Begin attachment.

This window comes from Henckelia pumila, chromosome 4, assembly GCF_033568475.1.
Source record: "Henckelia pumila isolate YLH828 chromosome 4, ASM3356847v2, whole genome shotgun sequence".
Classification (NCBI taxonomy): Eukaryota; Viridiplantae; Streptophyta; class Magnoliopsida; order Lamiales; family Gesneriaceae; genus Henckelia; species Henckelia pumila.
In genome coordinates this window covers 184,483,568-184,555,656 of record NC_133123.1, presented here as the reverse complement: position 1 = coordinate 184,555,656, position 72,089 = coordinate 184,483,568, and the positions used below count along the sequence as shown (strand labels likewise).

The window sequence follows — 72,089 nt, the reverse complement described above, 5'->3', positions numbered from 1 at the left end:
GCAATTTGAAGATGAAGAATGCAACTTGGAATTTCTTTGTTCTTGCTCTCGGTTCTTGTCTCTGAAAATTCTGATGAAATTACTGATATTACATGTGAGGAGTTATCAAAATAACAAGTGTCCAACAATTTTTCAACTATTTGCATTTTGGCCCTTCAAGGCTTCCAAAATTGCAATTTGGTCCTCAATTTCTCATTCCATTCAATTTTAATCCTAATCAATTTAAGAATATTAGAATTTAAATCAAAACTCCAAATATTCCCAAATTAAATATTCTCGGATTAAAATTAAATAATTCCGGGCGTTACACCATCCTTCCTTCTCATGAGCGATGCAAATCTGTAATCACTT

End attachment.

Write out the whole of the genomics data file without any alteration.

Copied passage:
This window comes from Henckelia pumila, chromosome 4, assembly GCF_033568475.1.
Source record: "Henckelia pumila isolate YLH828 chromosome 4, ASM3356847v2, whole genome shotgun sequence".
Classification (NCBI taxonomy): Eukaryota; Viridiplantae; Streptophyta; class Magnoliopsida; order Lamiales; family Gesneriaceae; genus Henckelia; species Henckelia pumila.
In genome coordinates this window covers 184,483,568-184,555,656 of record NC_133123.1, presented here as the reverse complement: position 1 = coordinate 184,555,656, position 72,089 = coordinate 184,483,568, and the positions used below count along the sequence as shown (strand labels likewise).

The window sequence follows — 72,089 nt, the reverse complement described above, 5'->3', positions numbered from 1 at the left end:
GCAATTTGAAGATGAAGAATGCAACTTGGAATTTCTTTGTTCTTGCTCTCGGTTCTTGTCTCTGAAAATTCTGATGAAATTACTGATATTACATGTGAGGAGTTATCAAAATAACAAGTGTCCAACAATTTTTCAACTATTTGCATTTTGGCCCTTCAAGGCTTCCAAAATTGCAATTTGGTCCTCAATTTCTCATTCCATTCAATTTTAATCCTAATCAATTTAAGAATATTAGAATTTAAATCAAAACTCCAAATATTCCCAAATTAAATATTCTCGGATTAAAATTAAATAATTCCGGGCGTTACACCATCCTTCCTTCTCATGAGCGATGCAAATCTGTAATCACTT